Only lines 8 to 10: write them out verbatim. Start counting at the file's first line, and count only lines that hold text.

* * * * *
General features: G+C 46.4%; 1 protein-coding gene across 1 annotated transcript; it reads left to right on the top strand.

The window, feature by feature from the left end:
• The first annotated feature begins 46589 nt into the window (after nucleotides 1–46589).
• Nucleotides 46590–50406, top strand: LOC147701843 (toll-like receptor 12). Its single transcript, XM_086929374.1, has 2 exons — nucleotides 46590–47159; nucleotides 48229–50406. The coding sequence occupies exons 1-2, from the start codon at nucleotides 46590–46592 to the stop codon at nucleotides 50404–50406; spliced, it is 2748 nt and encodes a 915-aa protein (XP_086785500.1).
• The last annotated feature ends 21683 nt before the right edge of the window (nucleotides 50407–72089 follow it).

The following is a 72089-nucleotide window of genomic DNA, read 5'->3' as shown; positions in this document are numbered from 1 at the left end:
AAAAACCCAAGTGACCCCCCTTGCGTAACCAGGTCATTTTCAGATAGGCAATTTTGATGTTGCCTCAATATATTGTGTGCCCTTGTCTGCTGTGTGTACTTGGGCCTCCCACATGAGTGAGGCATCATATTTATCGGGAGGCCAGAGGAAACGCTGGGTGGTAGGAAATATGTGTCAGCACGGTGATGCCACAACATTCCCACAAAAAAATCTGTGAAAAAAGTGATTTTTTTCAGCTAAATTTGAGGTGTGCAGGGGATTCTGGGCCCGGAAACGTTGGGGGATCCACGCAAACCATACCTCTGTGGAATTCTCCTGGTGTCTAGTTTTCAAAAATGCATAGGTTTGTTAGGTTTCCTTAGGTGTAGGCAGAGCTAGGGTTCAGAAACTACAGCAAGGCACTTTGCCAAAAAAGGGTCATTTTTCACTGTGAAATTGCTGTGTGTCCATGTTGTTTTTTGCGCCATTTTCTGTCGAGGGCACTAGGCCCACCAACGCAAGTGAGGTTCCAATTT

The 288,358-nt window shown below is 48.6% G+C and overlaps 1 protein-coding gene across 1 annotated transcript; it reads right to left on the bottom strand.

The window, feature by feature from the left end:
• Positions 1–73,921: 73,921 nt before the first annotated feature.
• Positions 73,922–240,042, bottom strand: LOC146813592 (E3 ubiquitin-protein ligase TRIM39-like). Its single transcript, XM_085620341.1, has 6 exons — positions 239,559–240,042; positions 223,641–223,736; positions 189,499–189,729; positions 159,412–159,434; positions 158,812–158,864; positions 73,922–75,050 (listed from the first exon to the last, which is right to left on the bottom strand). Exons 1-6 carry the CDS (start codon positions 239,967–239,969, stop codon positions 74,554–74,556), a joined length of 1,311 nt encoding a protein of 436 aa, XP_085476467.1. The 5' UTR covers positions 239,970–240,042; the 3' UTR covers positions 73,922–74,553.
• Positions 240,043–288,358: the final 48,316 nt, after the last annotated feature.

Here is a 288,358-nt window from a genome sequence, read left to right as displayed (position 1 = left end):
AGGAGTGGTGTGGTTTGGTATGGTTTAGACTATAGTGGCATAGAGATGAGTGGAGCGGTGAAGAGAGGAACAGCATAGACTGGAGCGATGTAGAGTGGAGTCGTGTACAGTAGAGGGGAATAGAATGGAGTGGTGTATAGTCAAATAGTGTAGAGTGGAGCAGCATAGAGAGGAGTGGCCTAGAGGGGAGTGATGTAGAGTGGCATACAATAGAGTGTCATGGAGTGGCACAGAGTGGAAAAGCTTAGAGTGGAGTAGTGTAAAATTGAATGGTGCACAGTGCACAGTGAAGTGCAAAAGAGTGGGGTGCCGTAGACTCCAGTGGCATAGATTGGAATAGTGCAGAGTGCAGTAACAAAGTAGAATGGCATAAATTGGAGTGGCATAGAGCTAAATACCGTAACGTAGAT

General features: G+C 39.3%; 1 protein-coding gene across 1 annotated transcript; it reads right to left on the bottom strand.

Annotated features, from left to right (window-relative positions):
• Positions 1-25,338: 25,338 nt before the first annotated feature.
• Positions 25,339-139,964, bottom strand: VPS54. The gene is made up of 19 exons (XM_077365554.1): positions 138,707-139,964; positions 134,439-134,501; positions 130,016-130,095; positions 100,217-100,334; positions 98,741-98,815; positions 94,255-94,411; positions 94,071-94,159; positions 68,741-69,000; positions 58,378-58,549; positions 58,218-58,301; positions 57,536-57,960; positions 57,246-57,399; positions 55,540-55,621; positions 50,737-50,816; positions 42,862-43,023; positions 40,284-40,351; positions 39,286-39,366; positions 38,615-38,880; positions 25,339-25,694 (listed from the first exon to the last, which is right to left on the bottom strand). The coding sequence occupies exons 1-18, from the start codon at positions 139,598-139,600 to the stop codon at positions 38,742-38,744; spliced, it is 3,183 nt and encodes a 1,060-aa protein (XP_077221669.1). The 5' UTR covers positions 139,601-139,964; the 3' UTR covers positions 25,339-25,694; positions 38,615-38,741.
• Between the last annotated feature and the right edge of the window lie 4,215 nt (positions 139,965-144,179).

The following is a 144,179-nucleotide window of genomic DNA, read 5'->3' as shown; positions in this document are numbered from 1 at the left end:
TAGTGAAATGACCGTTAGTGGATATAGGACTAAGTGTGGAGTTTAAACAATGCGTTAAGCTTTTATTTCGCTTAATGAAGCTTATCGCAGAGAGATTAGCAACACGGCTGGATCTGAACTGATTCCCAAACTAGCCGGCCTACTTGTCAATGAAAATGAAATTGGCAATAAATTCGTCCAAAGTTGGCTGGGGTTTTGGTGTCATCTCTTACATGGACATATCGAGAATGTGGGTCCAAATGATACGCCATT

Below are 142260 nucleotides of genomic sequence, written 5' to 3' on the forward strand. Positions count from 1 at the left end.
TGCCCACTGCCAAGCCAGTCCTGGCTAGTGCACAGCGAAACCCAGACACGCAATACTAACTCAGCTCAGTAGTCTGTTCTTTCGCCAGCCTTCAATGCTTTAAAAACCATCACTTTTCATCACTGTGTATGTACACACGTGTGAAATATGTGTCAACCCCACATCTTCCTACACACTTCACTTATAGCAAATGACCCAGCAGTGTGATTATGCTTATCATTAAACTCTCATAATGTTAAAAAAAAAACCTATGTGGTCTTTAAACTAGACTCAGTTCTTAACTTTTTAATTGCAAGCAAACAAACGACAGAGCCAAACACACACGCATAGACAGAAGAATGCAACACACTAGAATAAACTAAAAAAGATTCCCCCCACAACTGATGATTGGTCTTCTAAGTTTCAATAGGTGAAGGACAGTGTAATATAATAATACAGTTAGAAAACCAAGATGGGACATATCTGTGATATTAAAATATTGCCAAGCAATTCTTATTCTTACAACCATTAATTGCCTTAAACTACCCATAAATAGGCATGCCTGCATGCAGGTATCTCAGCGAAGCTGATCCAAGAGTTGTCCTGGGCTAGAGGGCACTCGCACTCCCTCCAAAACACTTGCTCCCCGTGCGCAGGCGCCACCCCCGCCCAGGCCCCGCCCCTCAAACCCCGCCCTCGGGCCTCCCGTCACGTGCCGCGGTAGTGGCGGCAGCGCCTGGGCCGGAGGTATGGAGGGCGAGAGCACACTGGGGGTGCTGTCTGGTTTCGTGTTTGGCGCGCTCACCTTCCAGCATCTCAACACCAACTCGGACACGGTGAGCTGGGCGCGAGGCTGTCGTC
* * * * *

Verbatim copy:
The 288,358-nt window shown below is 48.6% G+C and overlaps 1 protein-coding gene across 1 annotated transcript; it reads right to left on the bottom strand.

The window, feature by feature from the left end:
• Positions 1–73,921: 73,921 nt before the first annotated feature.